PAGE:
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Painting Workshop 19
 

Demo Painting

"The Dinghy" 11x11" Oil on Canvas by Richard Robinson

 

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This Month's Challenge

Focusing In

Following on from the previous workshop which explored how to paint more loosely, we're now going to look at staying loose in the background but really tightening up in the centre of focus. It's a style reminiscent of some classical portraiture in that there's just one central focus area and the rest is supporting colour, but in this instance we're really having fun splashing paint around. You will find that adding little points of detail like the stones and shells in the foreground can make sense of all that loose paintwork. I hope you enjoy the video and have fun exploring this concept.

Workshop Challenge

Feel free to follow me step by step in painting the same scene or use the photos below or your own resources to design a piece that is more your own. You can paint this any size or shape your like using any medium. Either way the main learning goal for this workshop is to focus on contrasting a highly detailed central focus area with much more loosely applied background paint. Happy painting!

Click image to enlarge.    
Resource Photo - click to enlarge
 
Resource Photo - click to enlarge
     
Resource Photo - click to enlarge
 
Resource Photo - click to enlarge
     
Resource Photo - click to enlarge   Resource Photo - click to enlarge
     
Resource Photo - click to enlarge
 
Drawing the Dinghy

Drawing is usually the beginner painter's biggest problem.

Imagining a boat within a box drawn in perspective is a good way to get the shape right, as well as the correct shape of the reflection. Note the centre line which is very important to establish and the fact that the holes for the oars line up across the boat.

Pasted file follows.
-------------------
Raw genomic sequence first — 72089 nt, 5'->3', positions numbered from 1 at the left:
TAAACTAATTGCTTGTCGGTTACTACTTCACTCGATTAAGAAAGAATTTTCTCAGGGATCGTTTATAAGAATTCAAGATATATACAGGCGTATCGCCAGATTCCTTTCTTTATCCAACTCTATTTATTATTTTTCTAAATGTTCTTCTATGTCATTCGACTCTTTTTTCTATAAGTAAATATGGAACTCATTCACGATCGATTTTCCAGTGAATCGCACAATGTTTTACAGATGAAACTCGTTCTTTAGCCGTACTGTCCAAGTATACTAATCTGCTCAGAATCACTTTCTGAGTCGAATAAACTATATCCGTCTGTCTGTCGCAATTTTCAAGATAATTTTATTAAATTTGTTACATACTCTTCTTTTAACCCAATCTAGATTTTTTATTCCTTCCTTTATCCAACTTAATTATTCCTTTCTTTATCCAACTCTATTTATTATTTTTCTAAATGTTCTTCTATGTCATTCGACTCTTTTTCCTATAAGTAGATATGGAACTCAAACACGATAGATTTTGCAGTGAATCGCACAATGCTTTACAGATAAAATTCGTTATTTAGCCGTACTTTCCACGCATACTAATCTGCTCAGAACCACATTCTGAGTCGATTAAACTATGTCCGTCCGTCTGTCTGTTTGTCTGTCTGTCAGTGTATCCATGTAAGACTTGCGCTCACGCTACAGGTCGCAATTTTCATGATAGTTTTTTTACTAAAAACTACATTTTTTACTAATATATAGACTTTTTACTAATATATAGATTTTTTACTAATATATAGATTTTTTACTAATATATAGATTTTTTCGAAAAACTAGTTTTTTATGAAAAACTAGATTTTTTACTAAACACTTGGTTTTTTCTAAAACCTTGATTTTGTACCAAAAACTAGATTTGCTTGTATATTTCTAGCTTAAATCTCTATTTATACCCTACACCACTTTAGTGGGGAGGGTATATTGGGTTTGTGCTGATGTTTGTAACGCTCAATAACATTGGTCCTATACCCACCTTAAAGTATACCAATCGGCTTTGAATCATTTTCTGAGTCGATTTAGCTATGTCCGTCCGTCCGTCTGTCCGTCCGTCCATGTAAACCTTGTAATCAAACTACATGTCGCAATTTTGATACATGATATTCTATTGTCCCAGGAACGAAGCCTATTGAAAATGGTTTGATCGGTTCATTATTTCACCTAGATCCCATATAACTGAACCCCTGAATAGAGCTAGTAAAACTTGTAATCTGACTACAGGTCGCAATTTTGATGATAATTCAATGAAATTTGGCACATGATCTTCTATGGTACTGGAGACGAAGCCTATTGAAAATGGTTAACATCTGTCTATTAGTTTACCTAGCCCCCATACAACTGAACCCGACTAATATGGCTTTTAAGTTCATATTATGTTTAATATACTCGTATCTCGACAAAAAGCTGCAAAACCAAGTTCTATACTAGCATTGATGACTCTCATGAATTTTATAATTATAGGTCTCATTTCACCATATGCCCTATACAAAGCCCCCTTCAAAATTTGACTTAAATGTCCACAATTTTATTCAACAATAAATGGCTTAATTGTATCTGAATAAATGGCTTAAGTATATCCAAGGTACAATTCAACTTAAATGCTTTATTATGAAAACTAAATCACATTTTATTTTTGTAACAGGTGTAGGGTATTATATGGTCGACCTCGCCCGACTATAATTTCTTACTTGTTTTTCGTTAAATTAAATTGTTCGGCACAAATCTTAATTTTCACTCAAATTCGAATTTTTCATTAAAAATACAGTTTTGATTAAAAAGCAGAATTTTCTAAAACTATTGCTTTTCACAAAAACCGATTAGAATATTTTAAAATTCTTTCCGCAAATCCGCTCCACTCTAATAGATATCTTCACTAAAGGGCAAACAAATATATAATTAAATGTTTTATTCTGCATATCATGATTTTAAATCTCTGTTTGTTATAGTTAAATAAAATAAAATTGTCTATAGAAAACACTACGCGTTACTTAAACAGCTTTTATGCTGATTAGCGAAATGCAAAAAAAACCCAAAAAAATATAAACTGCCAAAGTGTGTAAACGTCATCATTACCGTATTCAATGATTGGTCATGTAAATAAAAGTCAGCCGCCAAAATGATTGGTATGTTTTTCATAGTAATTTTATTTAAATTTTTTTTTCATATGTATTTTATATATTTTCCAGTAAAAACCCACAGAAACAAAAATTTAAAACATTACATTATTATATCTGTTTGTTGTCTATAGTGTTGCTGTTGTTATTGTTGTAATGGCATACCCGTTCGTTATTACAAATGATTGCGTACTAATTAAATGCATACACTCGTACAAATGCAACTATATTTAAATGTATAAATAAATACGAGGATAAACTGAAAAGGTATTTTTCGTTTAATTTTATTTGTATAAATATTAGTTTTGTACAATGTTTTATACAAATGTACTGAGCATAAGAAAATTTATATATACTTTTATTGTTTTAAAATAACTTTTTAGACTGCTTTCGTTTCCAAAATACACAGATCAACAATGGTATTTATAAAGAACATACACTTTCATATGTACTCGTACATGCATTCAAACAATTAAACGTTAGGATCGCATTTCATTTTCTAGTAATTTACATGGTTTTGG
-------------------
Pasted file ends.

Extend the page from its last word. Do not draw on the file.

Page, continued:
In the demo video I show you the cheat's way to get the drawing right every time.

 

Here's a video explaining how to analyse colour and value with a colour checker:

Can't see this video? Watch it on Youtube

Get the Ultimate Painter's Tool.

Here's a video briefly showing the process of this type of painting:


Can't see this video? Watch it on Youtube.

You can learn more about brushwork at the Painting Academy.

Note: If you can't see the videos on this page (above) or on Youtube, I can't help with that sorry - there will be something wrong with your computer settings, but I'm no computer wiz. You would need to contact a computery person to fix that problem.

 

Gallery of the Month's Workshop Challenge Entries  






Painting Critiques

Student Painting

"Dundy Lighthouse" Oil on linen, 14 x 18" by Þorgrímur Andri Einarsson

The mood of this painting is the first thing that strikes me Þorgrímur, because you haven't just painted a scene, you've captured a feeling, or at least you've reduced the gamut of feelings this painting might elicit in a viewer, narrowed it down and pushed us in one direction. Thanks for reminding us again of the power of a limited palette, or a colour 'gamut'.

I love the contrast of the crisp detail in the ladders and fixings compared with the big soft gradation in the background, and that's really what this workshop was all about so congratulations on fulfilling the brief to the letter. Great to see the subtle vertical shift in hue that you managed in the background from reds to blues to yellows as you lightened it at the same time - good control of colour there. The way you softened the edges of the foreground ripples is pretty masterful too as it pushes us back into the focal area - great!

The only thing I might look at changing in this painting is to add the faintest hint of a boat in the distant mist on the right to add to the narrative. Good stuff.

 

Student Painting

"Dinghy..." Acrylic on Paper, 13 x 9" by Silvana M Albano

Good work Silvana - great to see you've really explored the idea of tight vs loose painting with all your crisp detail in the boat constrasted with the almost abstract background. Your colours are strong but with enough grays to lend them subtlety and I have to congratulate you on slightly toning down the reflected boat colours which is something I failed to do in my demo painting as I mentioned in the video.

It looks like you played with the idea of adding ripples on the water with a fine brush but wasn't too sure about it and fudged them a bit on the left which seems to flatten out the illusion of space there. Using a large brush with its bristles spread could achieve a similarly detailed effect but without the struggle. You can do that by loading the brush with paint and then pinching the bristlesnear the ferrul and splaying them a little, similar to the interesting effects you've achieved at the top of your painting. Speaking of which I think it's a nice touch to have balanced that empty space with a little darker interest as you have done along the top. Nice splatters too! Keep up the good work.